Could a College Degree in Comedy Be Anything Other Than a Joke?
2016-06-13 20:51:26 GMT
"Emerson is rolling out a B.F.A. in comedic arts. The school swears it’s more serious than it sounds."
"At Emerson, the comedy major is the brainchild of Martie Cook, a professor in the visual and media arts department and a former writer for “Full House” and “Charles in Charge.” For years, her suggestion of a comedy degree had encountered the same objection from skeptical colleagues: Can you really teach someone to be funny? She thinks that question misses the point. “What they don’t understand is that’s not what we’re doing,” Cook says. “We’re not in the business of saying the most serious person on the planet is going to come to us and they’re going to be funny.”"
"The courses aren’t so different from most liberal-arts electives; their narrow focus gives way to more universal questions. For example, the Evolution of Comedy reaches back to antiquity on through Renaissance commedia dell’arte, Elizabethan England and the golden years of Hollywood, focusing on durable comedic constants like the trickster and the fool and the tools of caricature, parody and farce. Another course has students unpacking the texts of films like Mel Brooks’s “The Producers” or Federico Fellini’s “The Temptation of Dr. Antonio.” It’s not just an exercise in close reading, but also a means to connect earlier modes of humor into the contemporary discourse about what is, and isn’t, considered funny."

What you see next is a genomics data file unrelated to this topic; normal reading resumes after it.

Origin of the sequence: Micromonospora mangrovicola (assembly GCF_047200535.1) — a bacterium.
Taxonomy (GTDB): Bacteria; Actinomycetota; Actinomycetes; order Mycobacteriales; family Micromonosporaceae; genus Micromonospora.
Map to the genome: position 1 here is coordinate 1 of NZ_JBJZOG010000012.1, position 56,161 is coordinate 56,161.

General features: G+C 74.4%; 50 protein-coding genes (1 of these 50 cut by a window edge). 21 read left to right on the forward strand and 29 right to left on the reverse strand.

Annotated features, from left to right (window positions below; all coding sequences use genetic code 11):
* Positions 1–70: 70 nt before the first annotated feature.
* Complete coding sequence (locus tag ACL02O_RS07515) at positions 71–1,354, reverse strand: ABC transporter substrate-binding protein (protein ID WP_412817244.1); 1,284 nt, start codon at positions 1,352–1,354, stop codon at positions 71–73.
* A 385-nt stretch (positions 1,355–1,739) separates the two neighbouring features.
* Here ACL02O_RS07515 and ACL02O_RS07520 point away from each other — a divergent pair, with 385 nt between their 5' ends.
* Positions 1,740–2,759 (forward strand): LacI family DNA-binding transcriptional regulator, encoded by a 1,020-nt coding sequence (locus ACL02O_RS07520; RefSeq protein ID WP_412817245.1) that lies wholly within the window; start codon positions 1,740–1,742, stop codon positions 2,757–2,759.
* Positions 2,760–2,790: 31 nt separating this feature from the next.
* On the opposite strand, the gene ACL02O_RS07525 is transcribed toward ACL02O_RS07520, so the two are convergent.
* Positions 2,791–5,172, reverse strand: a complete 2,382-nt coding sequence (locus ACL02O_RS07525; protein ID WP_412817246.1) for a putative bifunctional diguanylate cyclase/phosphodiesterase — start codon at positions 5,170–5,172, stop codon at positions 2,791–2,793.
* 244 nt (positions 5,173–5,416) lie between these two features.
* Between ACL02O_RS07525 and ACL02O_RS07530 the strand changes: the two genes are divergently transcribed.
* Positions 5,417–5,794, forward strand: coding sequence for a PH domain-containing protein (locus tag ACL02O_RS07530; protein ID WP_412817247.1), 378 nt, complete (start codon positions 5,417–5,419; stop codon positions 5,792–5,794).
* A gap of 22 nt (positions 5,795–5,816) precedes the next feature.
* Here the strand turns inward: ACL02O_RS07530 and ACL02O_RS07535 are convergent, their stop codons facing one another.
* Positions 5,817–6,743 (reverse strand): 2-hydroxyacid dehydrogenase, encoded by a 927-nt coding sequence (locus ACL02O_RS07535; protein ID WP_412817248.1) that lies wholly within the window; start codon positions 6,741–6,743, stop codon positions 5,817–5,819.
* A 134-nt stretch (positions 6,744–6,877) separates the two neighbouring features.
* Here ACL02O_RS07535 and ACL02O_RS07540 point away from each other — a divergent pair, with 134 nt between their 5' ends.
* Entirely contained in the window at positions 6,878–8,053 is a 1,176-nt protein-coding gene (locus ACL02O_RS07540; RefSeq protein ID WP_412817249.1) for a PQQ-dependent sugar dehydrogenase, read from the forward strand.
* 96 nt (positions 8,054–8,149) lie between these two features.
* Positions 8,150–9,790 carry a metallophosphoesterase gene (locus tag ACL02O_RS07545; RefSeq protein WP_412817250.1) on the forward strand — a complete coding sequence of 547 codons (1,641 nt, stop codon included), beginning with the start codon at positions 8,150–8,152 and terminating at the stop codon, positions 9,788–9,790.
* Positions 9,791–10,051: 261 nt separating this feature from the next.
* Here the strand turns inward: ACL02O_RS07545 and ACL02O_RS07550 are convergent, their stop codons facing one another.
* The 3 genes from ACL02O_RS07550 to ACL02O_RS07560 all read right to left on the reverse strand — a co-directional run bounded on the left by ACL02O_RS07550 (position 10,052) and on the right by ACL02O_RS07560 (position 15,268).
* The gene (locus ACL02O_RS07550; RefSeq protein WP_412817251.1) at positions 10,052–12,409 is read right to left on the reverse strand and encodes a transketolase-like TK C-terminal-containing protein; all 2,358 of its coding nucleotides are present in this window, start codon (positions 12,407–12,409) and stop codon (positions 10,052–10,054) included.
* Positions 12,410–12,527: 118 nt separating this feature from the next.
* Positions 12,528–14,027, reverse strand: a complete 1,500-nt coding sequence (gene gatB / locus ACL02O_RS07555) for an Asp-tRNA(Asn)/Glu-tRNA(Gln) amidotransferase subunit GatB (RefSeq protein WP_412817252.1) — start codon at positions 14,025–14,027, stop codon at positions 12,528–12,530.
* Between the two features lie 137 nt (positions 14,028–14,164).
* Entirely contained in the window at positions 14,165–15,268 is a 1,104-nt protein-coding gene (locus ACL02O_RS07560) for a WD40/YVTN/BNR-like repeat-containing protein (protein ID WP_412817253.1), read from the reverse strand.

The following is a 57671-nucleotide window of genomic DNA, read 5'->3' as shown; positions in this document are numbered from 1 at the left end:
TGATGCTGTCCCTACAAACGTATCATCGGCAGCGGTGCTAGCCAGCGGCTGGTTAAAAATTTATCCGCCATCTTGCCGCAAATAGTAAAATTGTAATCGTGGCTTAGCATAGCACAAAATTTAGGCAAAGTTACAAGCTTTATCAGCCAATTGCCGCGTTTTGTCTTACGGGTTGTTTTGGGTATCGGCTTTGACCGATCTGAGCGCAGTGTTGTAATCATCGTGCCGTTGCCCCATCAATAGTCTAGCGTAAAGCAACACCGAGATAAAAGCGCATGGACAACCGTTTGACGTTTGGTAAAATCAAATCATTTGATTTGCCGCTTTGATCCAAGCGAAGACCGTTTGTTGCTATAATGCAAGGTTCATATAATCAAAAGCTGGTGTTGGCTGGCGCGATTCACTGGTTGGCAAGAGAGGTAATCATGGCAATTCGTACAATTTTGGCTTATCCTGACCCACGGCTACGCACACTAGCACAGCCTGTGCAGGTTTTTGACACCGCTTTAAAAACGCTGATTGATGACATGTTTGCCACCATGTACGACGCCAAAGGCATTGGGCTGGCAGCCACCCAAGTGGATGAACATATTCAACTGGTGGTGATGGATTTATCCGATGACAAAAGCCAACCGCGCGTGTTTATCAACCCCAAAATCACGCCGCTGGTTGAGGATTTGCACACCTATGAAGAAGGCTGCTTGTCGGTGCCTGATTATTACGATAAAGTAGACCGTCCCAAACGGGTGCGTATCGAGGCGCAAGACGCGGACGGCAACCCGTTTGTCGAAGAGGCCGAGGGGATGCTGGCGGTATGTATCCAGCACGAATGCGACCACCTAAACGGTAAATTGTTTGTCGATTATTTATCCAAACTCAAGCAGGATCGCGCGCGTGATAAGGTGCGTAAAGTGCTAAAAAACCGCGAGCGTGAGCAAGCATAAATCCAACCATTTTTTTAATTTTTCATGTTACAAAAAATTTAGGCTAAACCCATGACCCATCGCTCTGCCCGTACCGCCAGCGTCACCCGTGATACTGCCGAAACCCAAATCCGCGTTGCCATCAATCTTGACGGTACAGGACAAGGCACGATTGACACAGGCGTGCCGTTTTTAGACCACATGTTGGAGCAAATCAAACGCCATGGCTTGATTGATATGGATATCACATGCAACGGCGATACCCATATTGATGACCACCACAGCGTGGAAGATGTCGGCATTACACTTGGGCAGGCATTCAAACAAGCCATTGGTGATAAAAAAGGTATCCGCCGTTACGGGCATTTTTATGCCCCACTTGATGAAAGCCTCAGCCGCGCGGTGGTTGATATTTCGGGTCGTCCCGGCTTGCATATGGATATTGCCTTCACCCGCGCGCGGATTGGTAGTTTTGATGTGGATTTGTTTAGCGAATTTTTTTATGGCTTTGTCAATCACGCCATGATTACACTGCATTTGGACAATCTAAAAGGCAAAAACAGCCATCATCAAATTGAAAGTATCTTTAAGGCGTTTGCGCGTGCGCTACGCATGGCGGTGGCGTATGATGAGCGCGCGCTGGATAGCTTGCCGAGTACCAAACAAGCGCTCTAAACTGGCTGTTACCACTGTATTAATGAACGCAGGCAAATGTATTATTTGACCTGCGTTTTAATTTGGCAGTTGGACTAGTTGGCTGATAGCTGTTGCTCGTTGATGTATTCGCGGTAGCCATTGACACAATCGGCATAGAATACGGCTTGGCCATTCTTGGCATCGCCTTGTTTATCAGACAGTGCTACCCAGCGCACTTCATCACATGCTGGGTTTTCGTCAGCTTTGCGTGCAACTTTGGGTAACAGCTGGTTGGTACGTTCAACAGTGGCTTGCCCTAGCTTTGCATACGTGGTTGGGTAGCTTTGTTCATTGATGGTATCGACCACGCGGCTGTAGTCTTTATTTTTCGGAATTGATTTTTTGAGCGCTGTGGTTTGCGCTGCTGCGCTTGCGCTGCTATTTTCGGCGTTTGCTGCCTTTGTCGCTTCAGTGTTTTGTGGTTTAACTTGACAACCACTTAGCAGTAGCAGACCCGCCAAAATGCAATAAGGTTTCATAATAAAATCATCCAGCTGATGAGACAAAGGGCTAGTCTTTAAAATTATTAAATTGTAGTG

"For an institution of its size, with roughly 3,750 undergraduates enrolled per year, Emerson has produced a disproportionate share of professionals in the comedy world. Aside from Leary and Cantone, among its graduates are the comedians Jay Leno, Henry Winkler, Bill Burr and Joe Mande; television producers like Norman Lear (“The Jeffersons”), Max Mutchnick (“Will & Grace”) and Kevin Bright (“Friends”); and staff writers on nearly every comedic enterprise you can think of, from The Onion to “The Late Show” to “The Simpsons.” The college leverages that extensive network of successful entertainers to help get their students into the business. While many institutions feature study-abroad exchange programs, Emerson offers a semester of study in Los Angeles in a program led by Bright, where students get a practical apprenticeship in show business. Bright has a saying about comedy of his own, one that runs counter to Ball’s, and one you’ll hear regularly when talking to one of Emerson’s many successful alumni: “Even if I can’t teach them to be funny, I can teach them to work with funny.”"
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